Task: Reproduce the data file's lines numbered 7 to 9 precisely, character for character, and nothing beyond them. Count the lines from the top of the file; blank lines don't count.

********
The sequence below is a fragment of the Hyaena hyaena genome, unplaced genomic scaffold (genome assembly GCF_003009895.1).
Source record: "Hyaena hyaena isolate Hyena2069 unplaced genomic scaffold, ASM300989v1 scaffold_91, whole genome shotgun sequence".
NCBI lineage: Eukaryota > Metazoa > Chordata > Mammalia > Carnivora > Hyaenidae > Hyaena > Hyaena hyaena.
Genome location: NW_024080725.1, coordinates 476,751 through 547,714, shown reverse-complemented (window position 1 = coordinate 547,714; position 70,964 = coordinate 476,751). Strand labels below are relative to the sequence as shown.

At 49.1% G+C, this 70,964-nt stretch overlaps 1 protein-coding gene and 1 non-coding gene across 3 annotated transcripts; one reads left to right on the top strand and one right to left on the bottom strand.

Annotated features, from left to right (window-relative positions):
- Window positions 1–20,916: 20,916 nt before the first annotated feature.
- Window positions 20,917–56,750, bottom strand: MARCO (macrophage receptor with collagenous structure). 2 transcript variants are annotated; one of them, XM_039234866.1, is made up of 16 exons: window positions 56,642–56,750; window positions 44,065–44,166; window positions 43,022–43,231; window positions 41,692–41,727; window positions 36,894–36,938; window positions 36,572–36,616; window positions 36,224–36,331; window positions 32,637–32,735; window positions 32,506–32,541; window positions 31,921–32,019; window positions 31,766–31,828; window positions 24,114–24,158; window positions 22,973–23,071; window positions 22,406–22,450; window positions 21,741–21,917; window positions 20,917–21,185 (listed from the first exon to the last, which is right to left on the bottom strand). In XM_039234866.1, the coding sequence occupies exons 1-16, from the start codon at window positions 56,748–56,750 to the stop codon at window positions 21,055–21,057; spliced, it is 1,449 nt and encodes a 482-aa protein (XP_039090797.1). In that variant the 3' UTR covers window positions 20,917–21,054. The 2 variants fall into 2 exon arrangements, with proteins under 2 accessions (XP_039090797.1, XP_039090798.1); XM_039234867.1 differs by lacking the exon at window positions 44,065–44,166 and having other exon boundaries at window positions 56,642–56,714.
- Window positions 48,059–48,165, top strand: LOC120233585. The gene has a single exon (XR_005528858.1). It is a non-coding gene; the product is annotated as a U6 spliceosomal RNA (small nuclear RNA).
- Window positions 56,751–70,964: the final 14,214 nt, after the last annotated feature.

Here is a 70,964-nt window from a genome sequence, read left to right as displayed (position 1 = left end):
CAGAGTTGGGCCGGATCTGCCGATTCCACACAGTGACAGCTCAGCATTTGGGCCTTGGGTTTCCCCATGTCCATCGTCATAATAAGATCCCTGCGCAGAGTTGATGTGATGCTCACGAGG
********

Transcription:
- Window positions 1–20,916: 20,916 nt before the first annotated feature.
- Window positions 20,917–56,750, bottom strand: MARCO (macrophage receptor with collagenous structure). 2 transcript variants are annotated; one of them, XM_039234866.1, is made up of 16 exons: window positions 56,642–56,750; window positions 44,065–44,166; window positions 43,022–43,231; window positions 41,692–41,727; window positions 36,894–36,938; window positions 36,572–36,616; window positions 36,224–36,331; window positions 32,637–32,735; window positions 32,506–32,541; window positions 31,921–32,019; window positions 31,766–31,828; window positions 24,114–24,158; window positions 22,973–23,071; window positions 22,406–22,450; window positions 21,741–21,917; window positions 20,917–21,185 (listed from the first exon to the last, which is right to left on the bottom strand). In XM_039234866.1, the coding sequence occupies exons 1-16, from the start codon at window positions 56,748–56,750 to the stop codon at window positions 21,055–21,057; spliced, it is 1,449 nt and encodes a 482-aa protein (XP_039090797.1). In that variant the 3' UTR covers window positions 20,917–21,054. The 2 variants fall into 2 exon arrangements, with proteins under 2 accessions (XP_039090797.1, XP_039090798.1); XM_039234867.1 differs by lacking the exon at window positions 44,065–44,166 and having other exon boundaries at window positions 56,642–56,714.
- Window positions 48,059–48,165, top strand: LOC120233585. The gene has a single exon (XR_005528858.1). It is a non-coding gene; the product is annotated as a U6 spliceosomal RNA (small nuclear RNA).